Google Proposes White-Spaces 'Compromise'Internet Giant Pitches ‘Glide Path,’ Hybrid Fixed/Portable System to Federal Communications Commission 3/24/2008 07:29:00 AM Eastern
Google proposed a compromise on the use of unlicensed devices in the so-called white spaces between digital-TV channels that it said will ensure that they don't interfere with TV stations or other spectrum users.
Google, in a letter submitted last Friday, is pitching the Federal Communications Commission on a "glide path" to use of the devices that would include a hybrid fixed/portable system combined with a safe harbor for medical, telemetry and wireless microphones and further comment on the use of spectrum-sensing devices.
The computer company is looking to attract some support from the broadcast and sports-production communities that have been opposed to sharing the band with portable unlicensed devices for fear of harmful interference to their signals. He wasn't getting much from broadcaster's chief spectrum lobby.
The FCC is currently considering whether to allow unlicensed devices, like laptops and spectrum-sensing radios, to share the swath of spectrum that is being used for digital-TV broadcasts.
While Google argued that spectrum-sensing technologies are sufficient to protect TV broadcasters, in the interests of "moving the ball forward," it is supporting Motorola’s proposal for a hybrid system, while adding the additional protection of a safe harbor where channels 36-38 could not be used by the unlicensed devices protecting channel 37, which is used for medical telemetry and radio astronomy, and providing a so-called safe harbor for wireless microphones used for sports broadcasts and by theaters and churches.
Google also suggested that the FCC could approve the hybrid model first, while seeking more input on the use of spectrum sensing on a stand-alone basis.
Adding that the white spaces would also be an ideal place for new devices being developed under its Android open-source project, Google told the commission that it is "confident [that the proposal] will eliminate any remaining legitimate concerns about the merits of using the white space for unlicensed personal/portable devices."
Google pitched its plan as a way to provide ubiquitous broadband -- an FCC priority.
In making that pitch to reporters Monday, Google telecommunications and media counsel Rick Whitt talked of the advantages in terms tailored to appeal to FCC chairman Kevin Martin.
He said the wireless Internet access made possible by the use of the broadcast spectrum would provide Americans from Manhattan to rural North Carolina (Martin's home state) with access to multiple-gigabit-per-second speeds.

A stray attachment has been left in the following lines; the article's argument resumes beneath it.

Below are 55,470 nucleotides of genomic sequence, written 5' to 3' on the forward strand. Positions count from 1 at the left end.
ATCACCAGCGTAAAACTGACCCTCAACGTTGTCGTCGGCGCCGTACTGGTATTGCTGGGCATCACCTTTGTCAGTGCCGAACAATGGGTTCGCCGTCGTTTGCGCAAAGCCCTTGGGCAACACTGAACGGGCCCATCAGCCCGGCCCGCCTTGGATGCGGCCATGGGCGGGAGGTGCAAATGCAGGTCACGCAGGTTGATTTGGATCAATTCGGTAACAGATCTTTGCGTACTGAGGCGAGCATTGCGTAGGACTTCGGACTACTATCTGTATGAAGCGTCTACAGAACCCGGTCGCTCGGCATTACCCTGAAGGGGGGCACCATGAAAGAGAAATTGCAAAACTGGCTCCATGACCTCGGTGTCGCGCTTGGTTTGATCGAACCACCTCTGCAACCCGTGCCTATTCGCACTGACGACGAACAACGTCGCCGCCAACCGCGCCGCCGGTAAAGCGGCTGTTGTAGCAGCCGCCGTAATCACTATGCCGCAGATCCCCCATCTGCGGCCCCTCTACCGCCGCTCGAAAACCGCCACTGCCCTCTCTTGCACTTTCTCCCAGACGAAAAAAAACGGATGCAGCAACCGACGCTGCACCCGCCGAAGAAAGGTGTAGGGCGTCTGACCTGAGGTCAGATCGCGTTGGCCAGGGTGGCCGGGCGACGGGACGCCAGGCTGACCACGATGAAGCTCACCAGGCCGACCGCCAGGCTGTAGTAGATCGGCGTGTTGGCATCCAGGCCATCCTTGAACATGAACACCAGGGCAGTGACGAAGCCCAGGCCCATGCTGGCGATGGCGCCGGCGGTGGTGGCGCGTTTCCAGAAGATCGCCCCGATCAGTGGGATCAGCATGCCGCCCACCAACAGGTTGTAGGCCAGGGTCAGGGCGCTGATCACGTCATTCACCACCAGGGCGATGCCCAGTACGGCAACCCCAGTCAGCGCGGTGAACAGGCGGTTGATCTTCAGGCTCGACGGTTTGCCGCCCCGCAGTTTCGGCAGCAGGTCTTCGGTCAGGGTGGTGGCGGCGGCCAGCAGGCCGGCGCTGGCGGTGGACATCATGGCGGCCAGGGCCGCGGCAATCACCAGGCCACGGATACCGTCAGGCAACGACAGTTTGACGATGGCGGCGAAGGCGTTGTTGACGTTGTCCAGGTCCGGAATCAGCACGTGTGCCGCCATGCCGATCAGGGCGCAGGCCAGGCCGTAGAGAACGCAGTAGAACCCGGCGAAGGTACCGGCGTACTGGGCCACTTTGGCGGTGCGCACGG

The commission has been under pressure from congressional -- and FCC -- Democrats to boost Internet-access speeds.
If all goes well, Whitt said, the devices could be ready for store shelves in time for the 2009 holiday shopping season. In any event, the spectrum won't even become available for potential white-space uses until at after the Feb, 17, 2009, date for the switch to digital full-power TV broadcasting.
Google’s supposed “new plan” is understandable given the repeated failure of spectrum sensing technologies during the most recent round of FCC lab testing," said David Donovan, head of the Association For Maximum Service Television (MSTV). "We are happy Google recognizes that relying on sensing will not protect consumers from interference to their new DTV sets and government subsidized converter boxes. Hopefully, this will put an end to the current “sensing” approach advocated by Microsoft and others."
MSTV, essentially the broadcast industry's spectrum policy watchdog, has been a leading voice in opposition to using the spaces between TV channels for unlicensed mobile devices, arguing they could endanger the DTV transition by interfering with DTV broadcasts just as the industry makes that sea change.
In reality, however," said Donovan, "Google’s letter offers nothing new. It recites the same laundry list of possible 'protections' that have been debated for some time.
"The letter provides no new technical information demonstrating that its proposals will work. Vague promises about 'no interference' are not sufficient to protect consumers, who are spending billions of dollars in new digital equipment, or to protect wireless microphones used for live on-the-spot coverage of news and sports events."
"We are pleased that Google now seems to realize that spectrum sensing alone won't protect viewers against interference from unlicensed devices," added National Association of Broadcasters spokesman Dennis Wharton. "Unfortunately, simply adding geolocation and beacon sensing does not mean that mobile operation is suddenly feasible. Portable, mobile personal device operation in the same band as TV broadcasting continues to be a guaranteed recipe for producing interference and should not be allowed under any circumstances."